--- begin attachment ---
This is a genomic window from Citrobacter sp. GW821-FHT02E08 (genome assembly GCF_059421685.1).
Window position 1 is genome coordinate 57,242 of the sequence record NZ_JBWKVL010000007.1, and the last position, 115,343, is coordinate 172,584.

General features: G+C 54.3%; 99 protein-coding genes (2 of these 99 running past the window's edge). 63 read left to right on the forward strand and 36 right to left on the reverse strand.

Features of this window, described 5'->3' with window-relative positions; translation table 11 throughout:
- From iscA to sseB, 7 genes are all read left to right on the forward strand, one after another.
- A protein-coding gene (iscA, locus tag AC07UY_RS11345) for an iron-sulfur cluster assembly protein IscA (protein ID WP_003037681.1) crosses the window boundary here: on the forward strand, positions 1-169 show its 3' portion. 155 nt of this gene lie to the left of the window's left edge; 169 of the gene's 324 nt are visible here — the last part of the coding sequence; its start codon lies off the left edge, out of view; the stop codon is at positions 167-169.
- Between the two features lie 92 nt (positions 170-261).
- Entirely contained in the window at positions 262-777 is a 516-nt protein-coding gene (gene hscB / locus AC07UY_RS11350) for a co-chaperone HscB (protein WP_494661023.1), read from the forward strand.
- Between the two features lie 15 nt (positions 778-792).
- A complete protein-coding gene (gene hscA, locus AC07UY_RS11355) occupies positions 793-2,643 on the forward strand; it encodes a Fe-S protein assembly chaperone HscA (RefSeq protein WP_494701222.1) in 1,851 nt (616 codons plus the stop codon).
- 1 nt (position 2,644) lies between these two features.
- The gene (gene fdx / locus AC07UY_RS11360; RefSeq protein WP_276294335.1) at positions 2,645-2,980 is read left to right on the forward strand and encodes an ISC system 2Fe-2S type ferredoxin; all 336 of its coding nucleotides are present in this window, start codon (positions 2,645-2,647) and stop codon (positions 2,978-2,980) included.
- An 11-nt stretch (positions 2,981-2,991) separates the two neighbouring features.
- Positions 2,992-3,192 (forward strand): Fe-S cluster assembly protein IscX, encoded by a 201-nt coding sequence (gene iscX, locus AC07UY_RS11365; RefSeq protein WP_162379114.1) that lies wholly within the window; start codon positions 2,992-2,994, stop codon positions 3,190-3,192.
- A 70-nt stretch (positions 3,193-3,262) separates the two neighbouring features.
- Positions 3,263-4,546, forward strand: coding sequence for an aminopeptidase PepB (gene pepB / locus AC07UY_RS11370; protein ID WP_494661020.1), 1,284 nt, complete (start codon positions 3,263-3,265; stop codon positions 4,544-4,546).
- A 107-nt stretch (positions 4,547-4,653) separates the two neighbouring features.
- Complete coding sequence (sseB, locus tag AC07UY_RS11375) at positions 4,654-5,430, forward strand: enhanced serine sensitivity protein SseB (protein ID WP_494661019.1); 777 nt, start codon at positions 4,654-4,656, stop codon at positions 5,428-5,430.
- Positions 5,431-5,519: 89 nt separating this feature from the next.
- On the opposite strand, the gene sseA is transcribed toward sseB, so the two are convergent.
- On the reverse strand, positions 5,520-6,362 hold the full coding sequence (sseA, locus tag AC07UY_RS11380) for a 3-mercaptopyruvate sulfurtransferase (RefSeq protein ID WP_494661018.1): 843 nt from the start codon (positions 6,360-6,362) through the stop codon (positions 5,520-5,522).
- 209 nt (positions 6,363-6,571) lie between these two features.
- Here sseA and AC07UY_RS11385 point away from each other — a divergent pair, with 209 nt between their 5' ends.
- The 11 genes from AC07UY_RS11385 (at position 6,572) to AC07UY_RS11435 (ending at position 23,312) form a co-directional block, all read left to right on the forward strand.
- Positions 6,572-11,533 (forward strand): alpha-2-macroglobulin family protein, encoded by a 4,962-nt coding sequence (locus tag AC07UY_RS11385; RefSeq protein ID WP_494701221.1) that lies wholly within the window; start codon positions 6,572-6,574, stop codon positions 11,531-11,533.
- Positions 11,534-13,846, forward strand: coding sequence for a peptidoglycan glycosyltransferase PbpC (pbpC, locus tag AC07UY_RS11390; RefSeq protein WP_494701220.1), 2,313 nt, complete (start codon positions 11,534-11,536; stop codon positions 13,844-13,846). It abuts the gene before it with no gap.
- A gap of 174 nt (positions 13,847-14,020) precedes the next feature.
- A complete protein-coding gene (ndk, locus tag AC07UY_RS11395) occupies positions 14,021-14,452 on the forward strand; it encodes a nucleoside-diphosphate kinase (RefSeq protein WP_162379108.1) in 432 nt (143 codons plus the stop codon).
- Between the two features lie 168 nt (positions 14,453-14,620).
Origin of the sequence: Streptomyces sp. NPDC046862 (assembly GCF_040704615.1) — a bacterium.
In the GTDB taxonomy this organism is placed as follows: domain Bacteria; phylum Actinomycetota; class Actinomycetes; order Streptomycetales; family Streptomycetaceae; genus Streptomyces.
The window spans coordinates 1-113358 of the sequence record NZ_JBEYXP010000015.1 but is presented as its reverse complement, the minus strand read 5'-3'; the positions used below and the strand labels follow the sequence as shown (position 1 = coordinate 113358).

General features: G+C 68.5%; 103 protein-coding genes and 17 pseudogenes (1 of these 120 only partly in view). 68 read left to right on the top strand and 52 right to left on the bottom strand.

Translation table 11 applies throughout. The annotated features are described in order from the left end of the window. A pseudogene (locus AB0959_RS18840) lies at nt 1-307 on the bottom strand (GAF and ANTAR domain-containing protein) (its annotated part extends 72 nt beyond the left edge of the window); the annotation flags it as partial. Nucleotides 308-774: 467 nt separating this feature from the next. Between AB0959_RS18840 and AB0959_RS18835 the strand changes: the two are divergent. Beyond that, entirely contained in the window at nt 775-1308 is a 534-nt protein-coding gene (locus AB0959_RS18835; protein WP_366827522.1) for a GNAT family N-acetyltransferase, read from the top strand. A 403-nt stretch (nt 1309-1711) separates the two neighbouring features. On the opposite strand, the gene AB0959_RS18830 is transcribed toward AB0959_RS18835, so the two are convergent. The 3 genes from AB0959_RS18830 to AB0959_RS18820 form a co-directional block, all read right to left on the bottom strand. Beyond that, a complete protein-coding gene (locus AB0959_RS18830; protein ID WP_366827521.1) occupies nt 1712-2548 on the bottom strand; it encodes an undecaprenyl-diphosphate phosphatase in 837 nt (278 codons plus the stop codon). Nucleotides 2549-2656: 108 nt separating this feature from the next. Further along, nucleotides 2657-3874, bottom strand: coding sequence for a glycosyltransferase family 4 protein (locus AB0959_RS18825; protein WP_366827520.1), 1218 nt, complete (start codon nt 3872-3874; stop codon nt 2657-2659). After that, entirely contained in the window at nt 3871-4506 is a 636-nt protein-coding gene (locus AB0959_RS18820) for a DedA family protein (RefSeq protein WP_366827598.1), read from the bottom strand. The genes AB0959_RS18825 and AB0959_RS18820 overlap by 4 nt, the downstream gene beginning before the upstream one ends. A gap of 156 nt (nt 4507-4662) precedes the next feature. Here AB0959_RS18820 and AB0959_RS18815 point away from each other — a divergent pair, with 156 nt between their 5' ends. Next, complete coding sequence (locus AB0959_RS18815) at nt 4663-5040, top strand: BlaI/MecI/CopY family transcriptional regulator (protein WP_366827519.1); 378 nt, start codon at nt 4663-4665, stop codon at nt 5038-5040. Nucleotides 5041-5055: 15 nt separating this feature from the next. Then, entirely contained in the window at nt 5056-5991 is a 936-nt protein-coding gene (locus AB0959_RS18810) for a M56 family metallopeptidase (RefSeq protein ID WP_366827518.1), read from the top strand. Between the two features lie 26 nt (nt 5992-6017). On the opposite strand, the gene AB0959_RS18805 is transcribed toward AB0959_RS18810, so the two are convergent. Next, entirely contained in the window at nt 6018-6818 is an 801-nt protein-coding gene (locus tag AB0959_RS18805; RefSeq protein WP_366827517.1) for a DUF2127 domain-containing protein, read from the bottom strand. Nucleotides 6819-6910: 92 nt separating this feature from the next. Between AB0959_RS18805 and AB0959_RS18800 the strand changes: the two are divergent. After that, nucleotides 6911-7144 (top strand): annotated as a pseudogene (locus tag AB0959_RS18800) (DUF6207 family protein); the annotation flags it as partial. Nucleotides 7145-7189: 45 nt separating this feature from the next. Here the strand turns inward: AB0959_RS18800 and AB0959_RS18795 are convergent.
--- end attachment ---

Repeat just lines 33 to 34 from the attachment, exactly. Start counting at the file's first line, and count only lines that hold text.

General features: G+C 68.5%; 103 protein-coding genes and 17 pseudogenes (1 of these 120 only partly in view). 68 read left to right on the top strand and 52 right to left on the bottom strand.

Translation table 11 applies throughout. The annotated features are described in order from the left end of the window. A pseudogene (locus AB0959_RS18840) lies at nt 1-307 on the bottom strand (GAF and ANTAR domain-containing protein) (its annotated part extends 72 nt beyond the left edge of the window); the annotation flags it as partial. Nucleotides 308-774: 467 nt separating this feature from the next. Between AB0959_RS18840 and AB0959_RS18835 the strand changes: the two are divergent. Beyond that, entirely contained in the window at nt 775-1308 is a 534-nt protein-coding gene (locus AB0959_RS18835; protein WP_366827522.1) for a GNAT family N-acetyltransferase, read from the top strand. A 403-nt stretch (nt 1309-1711) separates the two neighbouring features. On the opposite strand, the gene AB0959_RS18830 is transcribed toward AB0959_RS18835, so the two are convergent. The 3 genes from AB0959_RS18830 to AB0959_RS18820 form a co-directional block, all read right to left on the bottom strand. Beyond that, a complete protein-coding gene (locus AB0959_RS18830; protein ID WP_366827521.1) occupies nt 1712-2548 on the bottom strand; it encodes an undecaprenyl-diphosphate phosphatase in 837 nt (278 codons plus the stop codon). Nucleotides 2549-2656: 108 nt separating this feature from the next. Further along, nucleotides 2657-3874, bottom strand: coding sequence for a glycosyltransferase family 4 protein (locus AB0959_RS18825; protein WP_366827520.1), 1218 nt, complete (start codon nt 3872-3874; stop codon nt 2657-2659). After that, entirely contained in the window at nt 3871-4506 is a 636-nt protein-coding gene (locus AB0959_RS18820) for a DedA family protein (RefSeq protein WP_366827598.1), read from the bottom strand. The genes AB0959_RS18825 and AB0959_RS18820 overlap by 4 nt, the downstream gene beginning before the upstream one ends. A gap of 156 nt (nt 4507-4662) precedes the next feature. Here AB0959_RS18820 and AB0959_RS18815 point away from each other — a divergent pair, with 156 nt between their 5' ends. Next, complete coding sequence (locus AB0959_RS18815) at nt 4663-5040, top strand: BlaI/MecI/CopY family transcriptional regulator (protein WP_366827519.1); 378 nt, start codon at nt 4663-4665, stop codon at nt 5038-5040. Nucleotides 5041-5055: 15 nt separating this feature from the next. Then, entirely contained in the window at nt 5056-5991 is a 936-nt protein-coding gene (locus AB0959_RS18810) for a M56 family metallopeptidase (RefSeq protein ID WP_366827518.1), read from the top strand. Between the two features lie 26 nt (nt 5992-6017). On the opposite strand, the gene AB0959_RS18805 is transcribed toward AB0959_RS18810, so the two are convergent. Next, entirely contained in the window at nt 6018-6818 is an 801-nt protein-coding gene (locus tag AB0959_RS18805; RefSeq protein WP_366827517.1) for a DUF2127 domain-containing protein, read from the bottom strand. Nucleotides 6819-6910: 92 nt separating this feature from the next. Between AB0959_RS18805 and AB0959_RS18800 the strand changes: the two are divergent. After that, nucleotides 6911-7144 (top strand): annotated as a pseudogene (locus tag AB0959_RS18800) (DUF6207 family protein); the annotation flags it as partial. Nucleotides 7145-7189: 45 nt separating this feature from the next. Here the strand turns inward: AB0959_RS18800 and AB0959_RS18795 are convergent.